Ada Limón, named the U.S. Poet Laureate last year, will serve two more years, Librarian of Congress Carla Hayden has announced, making the California native the third laureate to serve for as long as three years.
Limón, the author of six poetry collections and winner of the National Book Critics Circle Award for Poetry, is the nation’s 24th Poet Laureate Consultant in Poetry, as the post is officially known. She began her her term in September 2022 and will conclude it in April 2025. She joins Joy Harjo and Robert Pinsky in serving for three years.
“During her first term, Ada Limón has done so much to broaden and promote poetry to reach new audiences,” Hayden said. “She also laid the groundwork for multiple laureate outreach efforts to come, many with federal agencies. A two-year second term gives the laureate and the Library the opportunity to realize these efforts and showcase how poems connect to, and make sense of, the world around us.”
On June 1, Limón will return to the Library to reveal a new poem she has written for NASA’s Europa Clipper mission. Limón’s poem will be engraved on the spacecraft that will travel 1.8 billion miles to explore Europa, one of Jupiter’s moons.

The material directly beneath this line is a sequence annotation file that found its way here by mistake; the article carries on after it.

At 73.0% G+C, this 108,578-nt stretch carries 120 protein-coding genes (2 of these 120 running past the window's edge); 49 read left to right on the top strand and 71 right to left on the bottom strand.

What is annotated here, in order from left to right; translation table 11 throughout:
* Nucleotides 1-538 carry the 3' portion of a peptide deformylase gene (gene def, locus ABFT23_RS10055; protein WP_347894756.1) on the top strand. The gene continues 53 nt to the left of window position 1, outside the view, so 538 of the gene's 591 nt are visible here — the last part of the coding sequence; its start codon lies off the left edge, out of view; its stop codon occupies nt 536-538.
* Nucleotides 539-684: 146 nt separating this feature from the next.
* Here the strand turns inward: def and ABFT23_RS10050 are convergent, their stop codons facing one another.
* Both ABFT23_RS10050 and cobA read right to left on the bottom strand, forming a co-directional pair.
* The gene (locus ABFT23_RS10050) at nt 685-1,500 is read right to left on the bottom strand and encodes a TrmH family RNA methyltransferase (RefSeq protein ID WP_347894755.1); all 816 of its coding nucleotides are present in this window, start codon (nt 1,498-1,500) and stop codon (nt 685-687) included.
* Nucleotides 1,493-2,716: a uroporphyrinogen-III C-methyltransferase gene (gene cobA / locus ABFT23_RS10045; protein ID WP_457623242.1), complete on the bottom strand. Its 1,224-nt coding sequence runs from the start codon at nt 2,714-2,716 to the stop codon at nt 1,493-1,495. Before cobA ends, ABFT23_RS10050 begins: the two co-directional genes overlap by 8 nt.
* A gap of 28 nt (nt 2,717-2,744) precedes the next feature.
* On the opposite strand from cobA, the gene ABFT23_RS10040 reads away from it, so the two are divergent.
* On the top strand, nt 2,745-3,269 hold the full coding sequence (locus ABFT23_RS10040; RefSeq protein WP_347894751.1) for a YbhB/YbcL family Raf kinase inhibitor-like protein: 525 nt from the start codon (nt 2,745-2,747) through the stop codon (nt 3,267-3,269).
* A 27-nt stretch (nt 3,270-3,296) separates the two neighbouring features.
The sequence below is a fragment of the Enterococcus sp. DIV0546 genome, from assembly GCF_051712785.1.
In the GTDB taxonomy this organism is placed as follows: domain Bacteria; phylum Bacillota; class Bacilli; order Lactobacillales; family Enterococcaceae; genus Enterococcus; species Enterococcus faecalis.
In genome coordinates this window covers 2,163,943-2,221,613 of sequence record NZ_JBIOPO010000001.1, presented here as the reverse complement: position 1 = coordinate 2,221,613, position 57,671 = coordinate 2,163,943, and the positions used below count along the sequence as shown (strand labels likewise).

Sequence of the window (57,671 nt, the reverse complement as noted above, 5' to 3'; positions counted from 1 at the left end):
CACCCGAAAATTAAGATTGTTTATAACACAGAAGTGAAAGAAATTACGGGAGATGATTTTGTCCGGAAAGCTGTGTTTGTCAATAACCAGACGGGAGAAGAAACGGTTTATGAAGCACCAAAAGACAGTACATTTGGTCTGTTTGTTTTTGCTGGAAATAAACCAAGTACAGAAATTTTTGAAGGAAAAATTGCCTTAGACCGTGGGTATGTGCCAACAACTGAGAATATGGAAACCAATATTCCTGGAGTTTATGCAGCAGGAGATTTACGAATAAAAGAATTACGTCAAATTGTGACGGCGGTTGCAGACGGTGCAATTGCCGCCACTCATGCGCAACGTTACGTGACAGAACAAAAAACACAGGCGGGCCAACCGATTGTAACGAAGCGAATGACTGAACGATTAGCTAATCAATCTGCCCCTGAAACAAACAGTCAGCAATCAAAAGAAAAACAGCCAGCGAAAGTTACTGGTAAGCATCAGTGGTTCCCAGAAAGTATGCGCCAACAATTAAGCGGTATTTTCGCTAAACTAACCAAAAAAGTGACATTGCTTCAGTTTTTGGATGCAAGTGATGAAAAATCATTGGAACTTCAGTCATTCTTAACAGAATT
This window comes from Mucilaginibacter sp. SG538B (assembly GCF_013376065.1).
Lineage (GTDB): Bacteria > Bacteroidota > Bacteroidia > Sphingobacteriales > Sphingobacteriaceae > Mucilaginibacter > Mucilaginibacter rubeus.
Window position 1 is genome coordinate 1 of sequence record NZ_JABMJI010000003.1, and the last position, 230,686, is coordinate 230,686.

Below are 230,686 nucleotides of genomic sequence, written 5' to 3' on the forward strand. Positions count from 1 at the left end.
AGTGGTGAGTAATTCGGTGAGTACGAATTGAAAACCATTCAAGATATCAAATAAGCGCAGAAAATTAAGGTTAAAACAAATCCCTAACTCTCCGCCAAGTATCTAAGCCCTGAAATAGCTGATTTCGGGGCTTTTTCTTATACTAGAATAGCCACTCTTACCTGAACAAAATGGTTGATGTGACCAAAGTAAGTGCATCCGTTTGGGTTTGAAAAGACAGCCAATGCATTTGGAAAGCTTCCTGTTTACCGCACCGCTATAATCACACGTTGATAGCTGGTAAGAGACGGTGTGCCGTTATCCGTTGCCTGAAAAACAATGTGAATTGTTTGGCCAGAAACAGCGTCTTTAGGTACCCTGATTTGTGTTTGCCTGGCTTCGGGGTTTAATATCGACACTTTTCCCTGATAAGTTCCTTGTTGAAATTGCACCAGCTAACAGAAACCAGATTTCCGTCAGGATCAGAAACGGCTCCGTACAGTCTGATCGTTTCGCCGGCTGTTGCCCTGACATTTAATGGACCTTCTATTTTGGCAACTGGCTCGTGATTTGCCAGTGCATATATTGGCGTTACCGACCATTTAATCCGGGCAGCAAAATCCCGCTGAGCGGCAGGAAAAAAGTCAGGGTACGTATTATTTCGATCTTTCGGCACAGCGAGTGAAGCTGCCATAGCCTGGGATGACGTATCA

In August, she will appear at the National Book Festival. Later in the fall, the Library will announce details of Limón’s signature project — a first-ever partnership with the National Park Service and the Poetry Society of America to present poems in national parks across the country — as well as laureate initiatives with federal and nonfederal partners.
“I am beyond honored to serve for another two years as the poet laureate of the United States,” Limón said. “Everywhere I have traveled during my first term, both nationally and internationally, I’ve been reminded that poetry brings people together.”
During her first year, Limón participated in two events hosted by Dr. Jill Biden, first lady of the United States; one for the National Student Poets Program; and the other with Brigette Macron, wife of the president of France, during a state visit.
Limón also participated in an event hosted by Beatriz Gutiérrez Müller, wife of the president of Mexico, for the North American Leaders Summit in Mexico City. In Buenos Aires, Limón participated in a conversation with Argentine poets Laura Wittner and Daniela Auginsky for the Library’s Palabra Archive.
In April, for National Poetry Month, Limón served as the guest editor for the Academy of American Poets’ Poem-a-Day series in a first-ever series collaboration between the academy and the Library.
Limón is the author of six poetry collections, including “The Carrying,” which won the National Book Critics Circle Award, and “Bright Dead Things,” a finalist for the National Book Award and the National Books Critics Circle Award. She is the recipient of fellowships from the Guggenheim Foundation, the New York Foundation for the Arts, the Provincetown Fine Arts Work Center and the Kentucky Foundation for Women.
Her newest poetry collection, “The Hurting Kind,” was published as part of a three-book deal that includes publication of “Beast: An Anthology of Animal Poems,” featuring work by major poets over the past century, to be followed by a volume of new and selected poems.
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